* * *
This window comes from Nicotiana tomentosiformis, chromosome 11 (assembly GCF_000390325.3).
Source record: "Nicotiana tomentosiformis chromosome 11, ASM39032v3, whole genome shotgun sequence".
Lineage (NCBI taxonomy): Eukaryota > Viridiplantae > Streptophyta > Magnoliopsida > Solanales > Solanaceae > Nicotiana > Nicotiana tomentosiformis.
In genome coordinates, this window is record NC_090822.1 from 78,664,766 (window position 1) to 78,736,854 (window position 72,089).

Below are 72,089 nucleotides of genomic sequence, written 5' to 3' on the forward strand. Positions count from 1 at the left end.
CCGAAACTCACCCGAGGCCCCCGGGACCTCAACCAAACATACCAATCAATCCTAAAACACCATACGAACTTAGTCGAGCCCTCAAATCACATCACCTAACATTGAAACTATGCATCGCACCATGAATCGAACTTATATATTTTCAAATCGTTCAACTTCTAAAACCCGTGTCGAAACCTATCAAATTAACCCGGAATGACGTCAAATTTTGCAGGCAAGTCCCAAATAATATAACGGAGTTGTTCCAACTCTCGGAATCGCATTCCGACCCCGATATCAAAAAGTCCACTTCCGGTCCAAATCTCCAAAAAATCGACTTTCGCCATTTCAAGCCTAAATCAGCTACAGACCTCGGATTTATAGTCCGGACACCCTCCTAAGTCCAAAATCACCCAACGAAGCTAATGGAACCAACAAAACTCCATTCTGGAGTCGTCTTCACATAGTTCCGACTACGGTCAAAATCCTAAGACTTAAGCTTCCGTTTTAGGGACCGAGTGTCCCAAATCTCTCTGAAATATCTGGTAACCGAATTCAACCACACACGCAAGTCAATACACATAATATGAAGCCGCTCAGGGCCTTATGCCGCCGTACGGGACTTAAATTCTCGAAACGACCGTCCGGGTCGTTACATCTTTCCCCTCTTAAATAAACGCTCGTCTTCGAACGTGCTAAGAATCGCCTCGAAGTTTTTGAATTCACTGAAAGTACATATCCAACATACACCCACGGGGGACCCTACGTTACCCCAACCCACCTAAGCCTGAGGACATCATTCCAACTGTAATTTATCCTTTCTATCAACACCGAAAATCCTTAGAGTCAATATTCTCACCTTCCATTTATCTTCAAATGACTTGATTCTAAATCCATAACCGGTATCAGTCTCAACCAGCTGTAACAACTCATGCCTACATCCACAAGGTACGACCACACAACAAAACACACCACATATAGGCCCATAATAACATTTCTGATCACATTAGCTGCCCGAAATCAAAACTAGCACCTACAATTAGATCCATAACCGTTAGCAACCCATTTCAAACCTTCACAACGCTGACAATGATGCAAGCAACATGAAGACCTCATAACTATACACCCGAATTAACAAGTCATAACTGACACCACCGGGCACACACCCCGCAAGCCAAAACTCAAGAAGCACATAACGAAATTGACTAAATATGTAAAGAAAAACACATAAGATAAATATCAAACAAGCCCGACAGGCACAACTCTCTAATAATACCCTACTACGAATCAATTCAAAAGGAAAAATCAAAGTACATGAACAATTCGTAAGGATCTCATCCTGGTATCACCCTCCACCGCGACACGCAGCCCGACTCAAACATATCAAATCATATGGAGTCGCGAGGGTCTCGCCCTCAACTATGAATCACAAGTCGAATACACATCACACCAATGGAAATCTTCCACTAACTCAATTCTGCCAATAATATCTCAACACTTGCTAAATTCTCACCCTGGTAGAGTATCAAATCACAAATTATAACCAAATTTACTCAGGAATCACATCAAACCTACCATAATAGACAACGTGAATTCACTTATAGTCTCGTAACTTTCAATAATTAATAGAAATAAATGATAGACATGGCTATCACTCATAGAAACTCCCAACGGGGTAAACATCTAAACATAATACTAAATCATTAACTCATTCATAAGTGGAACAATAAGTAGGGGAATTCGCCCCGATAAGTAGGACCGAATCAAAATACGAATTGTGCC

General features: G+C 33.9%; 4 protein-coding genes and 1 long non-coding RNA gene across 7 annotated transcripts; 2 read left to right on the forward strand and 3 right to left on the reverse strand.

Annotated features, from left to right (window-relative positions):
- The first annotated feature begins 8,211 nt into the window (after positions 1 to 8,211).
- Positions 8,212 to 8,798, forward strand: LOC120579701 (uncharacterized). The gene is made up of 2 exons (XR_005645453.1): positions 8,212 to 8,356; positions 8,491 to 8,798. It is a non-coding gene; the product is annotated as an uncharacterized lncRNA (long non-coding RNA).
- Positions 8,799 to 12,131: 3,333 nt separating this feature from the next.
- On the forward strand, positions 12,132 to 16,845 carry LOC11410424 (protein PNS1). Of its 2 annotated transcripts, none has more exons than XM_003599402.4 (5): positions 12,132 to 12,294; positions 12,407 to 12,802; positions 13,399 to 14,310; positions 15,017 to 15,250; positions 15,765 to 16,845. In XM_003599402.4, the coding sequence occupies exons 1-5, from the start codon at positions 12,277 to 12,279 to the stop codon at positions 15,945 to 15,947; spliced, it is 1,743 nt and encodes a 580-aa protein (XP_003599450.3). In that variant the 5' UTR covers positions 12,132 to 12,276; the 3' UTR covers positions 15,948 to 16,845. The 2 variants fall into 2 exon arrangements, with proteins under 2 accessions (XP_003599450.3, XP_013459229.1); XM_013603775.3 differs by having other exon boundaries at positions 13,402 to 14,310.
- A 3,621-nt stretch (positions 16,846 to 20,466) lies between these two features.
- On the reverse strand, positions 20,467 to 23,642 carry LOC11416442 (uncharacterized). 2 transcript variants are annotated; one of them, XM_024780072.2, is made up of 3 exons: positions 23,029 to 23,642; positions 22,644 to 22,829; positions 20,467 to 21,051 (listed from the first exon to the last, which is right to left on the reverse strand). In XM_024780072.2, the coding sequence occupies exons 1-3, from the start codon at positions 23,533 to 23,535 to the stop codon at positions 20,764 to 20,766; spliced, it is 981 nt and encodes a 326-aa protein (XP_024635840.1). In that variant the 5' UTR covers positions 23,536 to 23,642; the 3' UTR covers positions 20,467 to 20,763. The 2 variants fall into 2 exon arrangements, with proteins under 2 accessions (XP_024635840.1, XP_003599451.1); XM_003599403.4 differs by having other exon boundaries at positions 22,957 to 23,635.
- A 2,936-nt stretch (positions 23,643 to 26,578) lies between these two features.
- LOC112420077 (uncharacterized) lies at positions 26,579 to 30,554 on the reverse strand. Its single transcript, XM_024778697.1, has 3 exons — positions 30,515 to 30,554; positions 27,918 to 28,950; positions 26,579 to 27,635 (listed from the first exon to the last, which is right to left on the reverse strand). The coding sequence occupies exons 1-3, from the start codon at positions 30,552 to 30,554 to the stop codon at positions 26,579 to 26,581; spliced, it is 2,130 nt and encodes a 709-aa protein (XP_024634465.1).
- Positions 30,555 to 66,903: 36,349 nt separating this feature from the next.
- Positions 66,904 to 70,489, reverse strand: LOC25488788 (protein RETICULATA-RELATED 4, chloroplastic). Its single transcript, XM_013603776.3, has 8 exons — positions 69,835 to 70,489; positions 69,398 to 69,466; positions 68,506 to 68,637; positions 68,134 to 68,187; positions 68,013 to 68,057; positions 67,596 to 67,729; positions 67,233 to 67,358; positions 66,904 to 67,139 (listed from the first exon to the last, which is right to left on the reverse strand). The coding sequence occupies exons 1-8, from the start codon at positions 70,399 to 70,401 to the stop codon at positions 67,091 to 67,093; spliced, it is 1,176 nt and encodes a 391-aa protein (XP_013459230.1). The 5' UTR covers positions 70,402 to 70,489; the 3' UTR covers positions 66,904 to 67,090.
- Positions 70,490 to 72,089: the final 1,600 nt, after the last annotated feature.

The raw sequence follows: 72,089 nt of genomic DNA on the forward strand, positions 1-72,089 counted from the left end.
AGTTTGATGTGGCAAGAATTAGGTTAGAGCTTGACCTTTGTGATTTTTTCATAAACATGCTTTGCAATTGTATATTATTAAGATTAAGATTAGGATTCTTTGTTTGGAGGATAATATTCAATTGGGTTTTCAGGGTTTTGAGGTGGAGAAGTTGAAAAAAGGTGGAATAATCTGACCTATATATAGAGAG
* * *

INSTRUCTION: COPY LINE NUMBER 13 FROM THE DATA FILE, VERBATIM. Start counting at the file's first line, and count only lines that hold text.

- A 3,621-nt stretch (positions 16,846 to 20,466) lies between these two features.